Jason Wiebe is running for Keremeos Village council.
A strong sense of community spirit, a thorough understanding of small town issues and a desire to contribute and make a difference in the community are Wiebe’s motivation for throwing his hat in the ring this year.
Wiebe admits he hasn’t been too active politcially up to now, but after being approached recently and asked to run for council, he thought about it and decided it was a logical step to take.
“My philsophy is, if we’re not making a difference in our communities, then, we’re not doing our job,” he said.
“I think present council has done a decent job, but I’ve always been about community, expressed most often in the setting of the church. Running for council will broaden my involvement in the community.”
“I love small towns – I’ve spent the last 10 years intentionally in small towns, when I could have gone elsewhere. I was born and raised in small towns.”
While Wiebe has not been political in the past, he has been an active community volunteer, having spent five years as a volunteer firefighter on Vancouver Island, and one year as a volunteer firefighter in a central interior community.
He has also chaired a non-profit society for 10 years, in addition to offering chaplain services to the Keremeos Royal Canadian Legion and the RCMP.
“The chaplaincy work I do because of my faith from a community perspective, not out of a sense of obligation,” said Wiebe, who has been full time pastor at Elim Tabernacle since 2009, and a minister since 2004.
“I’ve had many good conversations with people without raising the issue of religious faith,” he added.
Wiebe has also contributed to Keremeos’ volunteer scene by helping to stage the “Kids Under the ‘K’” event for two summers, in 2011 and 2013. He has assisted with Canada Day celebrations, in addition to helping Elim Tabernacle stage Halloween fireworks for the community’s enjoyment.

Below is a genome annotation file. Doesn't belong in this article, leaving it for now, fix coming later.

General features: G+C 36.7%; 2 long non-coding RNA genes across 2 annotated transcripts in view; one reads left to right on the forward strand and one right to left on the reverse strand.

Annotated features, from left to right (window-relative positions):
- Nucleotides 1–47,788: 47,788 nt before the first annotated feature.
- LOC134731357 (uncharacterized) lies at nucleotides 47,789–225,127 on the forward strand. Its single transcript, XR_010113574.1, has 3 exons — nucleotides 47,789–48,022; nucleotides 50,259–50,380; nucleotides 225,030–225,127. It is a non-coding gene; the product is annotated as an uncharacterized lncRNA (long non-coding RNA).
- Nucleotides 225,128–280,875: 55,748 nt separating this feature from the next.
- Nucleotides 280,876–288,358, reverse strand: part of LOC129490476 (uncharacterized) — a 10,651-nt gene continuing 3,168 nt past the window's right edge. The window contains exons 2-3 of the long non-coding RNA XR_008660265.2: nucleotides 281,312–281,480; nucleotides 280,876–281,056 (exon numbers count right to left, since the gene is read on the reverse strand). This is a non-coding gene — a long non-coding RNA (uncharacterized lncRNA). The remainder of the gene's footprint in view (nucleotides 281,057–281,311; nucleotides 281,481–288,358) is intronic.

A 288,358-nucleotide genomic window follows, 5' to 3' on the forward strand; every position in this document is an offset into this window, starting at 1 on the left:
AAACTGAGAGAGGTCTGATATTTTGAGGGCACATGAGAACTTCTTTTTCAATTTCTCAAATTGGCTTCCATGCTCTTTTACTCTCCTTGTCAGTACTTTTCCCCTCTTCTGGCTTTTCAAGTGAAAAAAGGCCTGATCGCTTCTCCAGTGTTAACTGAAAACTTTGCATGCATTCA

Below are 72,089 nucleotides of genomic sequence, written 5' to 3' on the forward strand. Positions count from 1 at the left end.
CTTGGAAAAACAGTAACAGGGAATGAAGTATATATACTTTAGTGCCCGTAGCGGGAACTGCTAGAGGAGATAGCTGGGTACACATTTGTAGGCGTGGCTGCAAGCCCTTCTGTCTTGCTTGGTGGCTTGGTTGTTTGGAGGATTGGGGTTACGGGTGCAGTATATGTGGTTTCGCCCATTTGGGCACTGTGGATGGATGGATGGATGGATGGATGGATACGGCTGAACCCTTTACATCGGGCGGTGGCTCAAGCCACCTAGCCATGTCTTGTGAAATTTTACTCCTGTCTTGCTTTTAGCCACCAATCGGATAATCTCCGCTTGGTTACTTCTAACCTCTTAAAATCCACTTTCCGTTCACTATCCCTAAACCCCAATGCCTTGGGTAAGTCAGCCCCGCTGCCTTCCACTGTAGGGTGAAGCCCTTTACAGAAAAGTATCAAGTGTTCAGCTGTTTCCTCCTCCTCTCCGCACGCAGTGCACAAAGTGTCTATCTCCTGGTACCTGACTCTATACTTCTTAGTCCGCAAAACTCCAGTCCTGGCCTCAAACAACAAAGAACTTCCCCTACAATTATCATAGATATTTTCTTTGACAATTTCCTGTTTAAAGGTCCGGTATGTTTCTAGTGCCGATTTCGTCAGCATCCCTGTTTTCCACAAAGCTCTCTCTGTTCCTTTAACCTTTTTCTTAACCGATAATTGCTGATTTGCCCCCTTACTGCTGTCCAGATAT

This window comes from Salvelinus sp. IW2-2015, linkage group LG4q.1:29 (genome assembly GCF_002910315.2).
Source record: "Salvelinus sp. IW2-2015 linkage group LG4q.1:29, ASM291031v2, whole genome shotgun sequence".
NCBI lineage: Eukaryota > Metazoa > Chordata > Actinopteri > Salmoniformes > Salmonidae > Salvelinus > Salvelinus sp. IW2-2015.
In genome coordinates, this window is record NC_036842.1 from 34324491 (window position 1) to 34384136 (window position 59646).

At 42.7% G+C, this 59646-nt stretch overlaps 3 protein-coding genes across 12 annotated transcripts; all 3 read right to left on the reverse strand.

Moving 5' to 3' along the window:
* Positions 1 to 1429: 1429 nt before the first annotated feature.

“There are things we can do that can maximize the quality of life in a small town – I ask myself, how does that look?” said Wiebe, who is also doing his homework in anticipation of a council chair.
“I went to the village office, asked questions, asked for a copy of the budget,” he said, “I’m researching the job. I’ve also spoken to former council members about the duties of a councillor.”
I believe in asking questions in search of workable, lasting solutions.”
Wiebe sees three main issues challenging the village: health care, economic development and public safety.
“I’m interested in health care as it relates to the Village of Keremeos,” he said, “ we have excellent health care facilities here. I’d like to work to ensure residents continue to have access to the health care services they need.”
“The village needs to pursue eonomic development – realistic economic development. Let’s try and find that. I believe the solution is going to involve a lot of homework.”
“My idea of public safety involves helping to find solutions to pressing social issues and other ‘big picture things’” he said.
Jason resides in Keremeos with wife Melissa and four children.